I got so tired of being made to feel like my skin was too dark or my hair was too curly. Wearing my hair natural was always really important to me and was practically unheard of ten years ago. As a direct result of my education, I was very familiar with the complexities of colonialism and how they have impacted the psyche of particularly Africans and African diaspora scattered across the world. I knew from a young age that having straight hair was considered ‘good’ and having Afro hair was considered ‘bad’. Had I accepted this I would have had to grow to hate who I really was and I had great difficulty doing that. Refusing to relax my hair meant I was dropped and unsigned over the years for again being ‘difficult to work with’. I never had a problem with my hair being styled for a job but I hated having to ‘Europeanise’ myself to be booked. I also hated turning up to shoots where hairdressers from the length and breadth or the UK and Europe tried to smooth your hair with water spray, not understanding that that made it even more curly. I had to accept that bread and butter jobs such as hair and bridal or hair dressing jobs were simply not obtainable. I mean, can you remember ever seeing a model of African descent on the cover of any bridal magazine, never mind reputable commercial fashion magazines? In my lifetime all of the Afro representations in the UK were of women wearing weaves or wigs, which I found very difficult to digest and fought hard against. This can lead to people booking you less as they feel you have an attitude, reinforcing the typical stereotype of women of colour.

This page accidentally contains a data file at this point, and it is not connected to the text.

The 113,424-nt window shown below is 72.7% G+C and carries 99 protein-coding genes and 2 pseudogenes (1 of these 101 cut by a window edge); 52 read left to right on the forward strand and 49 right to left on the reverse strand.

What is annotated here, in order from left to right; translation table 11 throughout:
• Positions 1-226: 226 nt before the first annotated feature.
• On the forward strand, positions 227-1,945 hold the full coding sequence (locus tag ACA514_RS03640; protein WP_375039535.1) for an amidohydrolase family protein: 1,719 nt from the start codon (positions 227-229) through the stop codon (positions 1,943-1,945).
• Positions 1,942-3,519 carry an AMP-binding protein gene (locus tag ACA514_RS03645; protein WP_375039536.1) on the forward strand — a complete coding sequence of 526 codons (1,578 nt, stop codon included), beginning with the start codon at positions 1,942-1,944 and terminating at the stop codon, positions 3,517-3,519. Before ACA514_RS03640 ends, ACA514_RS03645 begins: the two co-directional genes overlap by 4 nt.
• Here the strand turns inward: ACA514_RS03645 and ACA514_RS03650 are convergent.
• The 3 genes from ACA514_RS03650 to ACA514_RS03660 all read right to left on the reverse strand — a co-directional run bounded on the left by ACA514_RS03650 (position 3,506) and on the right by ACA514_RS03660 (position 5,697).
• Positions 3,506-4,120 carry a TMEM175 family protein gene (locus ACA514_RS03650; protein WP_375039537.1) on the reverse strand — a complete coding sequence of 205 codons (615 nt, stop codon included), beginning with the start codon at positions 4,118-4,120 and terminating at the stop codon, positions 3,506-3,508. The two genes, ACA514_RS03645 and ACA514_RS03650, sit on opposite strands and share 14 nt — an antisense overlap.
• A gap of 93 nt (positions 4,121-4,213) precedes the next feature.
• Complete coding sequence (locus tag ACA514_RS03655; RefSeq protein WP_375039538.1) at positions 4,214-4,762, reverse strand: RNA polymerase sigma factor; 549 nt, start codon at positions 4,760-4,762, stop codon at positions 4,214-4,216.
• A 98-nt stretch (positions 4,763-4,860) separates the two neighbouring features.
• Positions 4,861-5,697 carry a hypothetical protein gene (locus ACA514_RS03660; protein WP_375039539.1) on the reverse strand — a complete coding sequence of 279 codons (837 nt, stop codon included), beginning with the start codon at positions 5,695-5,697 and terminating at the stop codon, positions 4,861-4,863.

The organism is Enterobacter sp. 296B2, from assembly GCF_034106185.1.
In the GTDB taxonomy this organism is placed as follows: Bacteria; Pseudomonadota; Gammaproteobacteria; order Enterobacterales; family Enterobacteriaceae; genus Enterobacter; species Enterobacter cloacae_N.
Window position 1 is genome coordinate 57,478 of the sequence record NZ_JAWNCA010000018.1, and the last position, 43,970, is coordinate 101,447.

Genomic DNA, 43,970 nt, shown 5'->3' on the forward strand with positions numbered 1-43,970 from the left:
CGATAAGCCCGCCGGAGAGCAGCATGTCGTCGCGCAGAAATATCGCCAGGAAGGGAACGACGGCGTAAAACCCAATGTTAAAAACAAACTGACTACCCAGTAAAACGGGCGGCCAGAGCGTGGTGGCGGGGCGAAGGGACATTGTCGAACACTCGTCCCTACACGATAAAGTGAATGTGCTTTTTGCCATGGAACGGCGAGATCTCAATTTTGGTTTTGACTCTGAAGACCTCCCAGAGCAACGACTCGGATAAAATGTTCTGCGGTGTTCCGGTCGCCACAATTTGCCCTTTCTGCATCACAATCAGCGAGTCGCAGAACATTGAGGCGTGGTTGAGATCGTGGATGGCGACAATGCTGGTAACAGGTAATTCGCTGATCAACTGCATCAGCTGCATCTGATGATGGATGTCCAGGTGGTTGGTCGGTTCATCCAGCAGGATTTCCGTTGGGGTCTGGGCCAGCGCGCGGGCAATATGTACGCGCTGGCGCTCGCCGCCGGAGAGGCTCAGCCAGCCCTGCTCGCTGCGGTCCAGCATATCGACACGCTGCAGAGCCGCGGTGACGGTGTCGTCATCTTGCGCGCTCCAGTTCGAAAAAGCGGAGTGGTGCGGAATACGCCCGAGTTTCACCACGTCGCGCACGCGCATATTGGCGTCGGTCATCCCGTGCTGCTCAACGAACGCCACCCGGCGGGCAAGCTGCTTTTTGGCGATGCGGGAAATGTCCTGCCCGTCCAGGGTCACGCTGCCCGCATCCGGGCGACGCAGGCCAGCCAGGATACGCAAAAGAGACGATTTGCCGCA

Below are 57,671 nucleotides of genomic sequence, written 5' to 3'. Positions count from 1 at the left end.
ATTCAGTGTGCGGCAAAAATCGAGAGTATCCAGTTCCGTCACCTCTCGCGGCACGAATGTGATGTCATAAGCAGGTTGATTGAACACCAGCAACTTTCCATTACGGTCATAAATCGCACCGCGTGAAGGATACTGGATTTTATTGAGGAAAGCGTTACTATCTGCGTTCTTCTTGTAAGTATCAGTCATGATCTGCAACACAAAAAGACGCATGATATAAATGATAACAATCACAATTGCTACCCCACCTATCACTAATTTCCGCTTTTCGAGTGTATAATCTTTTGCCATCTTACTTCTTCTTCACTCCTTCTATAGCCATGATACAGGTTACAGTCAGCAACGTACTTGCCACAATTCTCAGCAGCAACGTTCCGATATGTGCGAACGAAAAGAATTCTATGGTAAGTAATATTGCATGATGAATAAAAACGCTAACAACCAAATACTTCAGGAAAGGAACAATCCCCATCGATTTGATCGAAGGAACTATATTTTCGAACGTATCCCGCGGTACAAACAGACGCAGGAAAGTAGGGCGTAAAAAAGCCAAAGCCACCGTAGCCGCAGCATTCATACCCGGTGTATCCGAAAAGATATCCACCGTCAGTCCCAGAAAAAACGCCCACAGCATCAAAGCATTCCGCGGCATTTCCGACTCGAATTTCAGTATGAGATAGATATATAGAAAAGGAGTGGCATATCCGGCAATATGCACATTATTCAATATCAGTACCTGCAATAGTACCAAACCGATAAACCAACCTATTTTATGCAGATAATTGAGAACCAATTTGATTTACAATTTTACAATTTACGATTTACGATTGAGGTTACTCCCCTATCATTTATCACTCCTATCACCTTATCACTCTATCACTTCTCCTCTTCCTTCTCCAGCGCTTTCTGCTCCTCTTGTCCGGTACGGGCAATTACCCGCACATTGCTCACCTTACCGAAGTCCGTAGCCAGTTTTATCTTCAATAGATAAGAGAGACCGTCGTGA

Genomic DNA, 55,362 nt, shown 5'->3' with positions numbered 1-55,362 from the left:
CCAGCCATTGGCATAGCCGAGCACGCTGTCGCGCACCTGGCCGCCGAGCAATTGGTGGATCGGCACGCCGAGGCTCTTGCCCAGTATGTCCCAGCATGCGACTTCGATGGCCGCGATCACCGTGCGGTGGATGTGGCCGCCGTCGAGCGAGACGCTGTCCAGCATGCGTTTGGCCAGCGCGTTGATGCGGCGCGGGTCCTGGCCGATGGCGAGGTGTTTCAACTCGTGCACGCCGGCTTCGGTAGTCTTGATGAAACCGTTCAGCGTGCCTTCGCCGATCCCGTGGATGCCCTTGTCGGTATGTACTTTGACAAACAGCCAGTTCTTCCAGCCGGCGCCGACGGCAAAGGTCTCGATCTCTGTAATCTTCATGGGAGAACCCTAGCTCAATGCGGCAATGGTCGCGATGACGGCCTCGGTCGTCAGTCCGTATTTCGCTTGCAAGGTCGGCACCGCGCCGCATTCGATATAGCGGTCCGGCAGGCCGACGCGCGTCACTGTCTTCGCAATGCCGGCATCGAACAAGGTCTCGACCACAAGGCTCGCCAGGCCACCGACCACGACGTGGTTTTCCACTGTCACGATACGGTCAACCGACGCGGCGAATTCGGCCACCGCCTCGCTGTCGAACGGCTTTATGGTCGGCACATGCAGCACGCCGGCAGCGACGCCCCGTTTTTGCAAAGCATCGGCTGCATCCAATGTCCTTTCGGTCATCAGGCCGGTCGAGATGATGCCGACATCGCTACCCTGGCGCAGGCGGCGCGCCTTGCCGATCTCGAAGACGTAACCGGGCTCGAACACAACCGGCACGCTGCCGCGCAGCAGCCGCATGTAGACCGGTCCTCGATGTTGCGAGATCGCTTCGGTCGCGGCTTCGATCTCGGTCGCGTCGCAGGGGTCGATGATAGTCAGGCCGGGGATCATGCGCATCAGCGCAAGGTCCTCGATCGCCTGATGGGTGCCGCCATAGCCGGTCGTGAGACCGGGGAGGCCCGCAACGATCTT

Equity is the union for models
If you work as a professional model, Equity is the trade union for you.
The union’s Models Network is fighting to improve standards in the industry, so if you have a friend or colleague working as a professional model, encourage them to join. The union is currently fighting to recover thousands of pounds for models following the collapse of the high-profile agency FM Models. If you are owed money by this agency, or want further information about the Models Network, please contact Emmanuel de Lange at firstname.lastname@example.org
Photography by Martin Hunter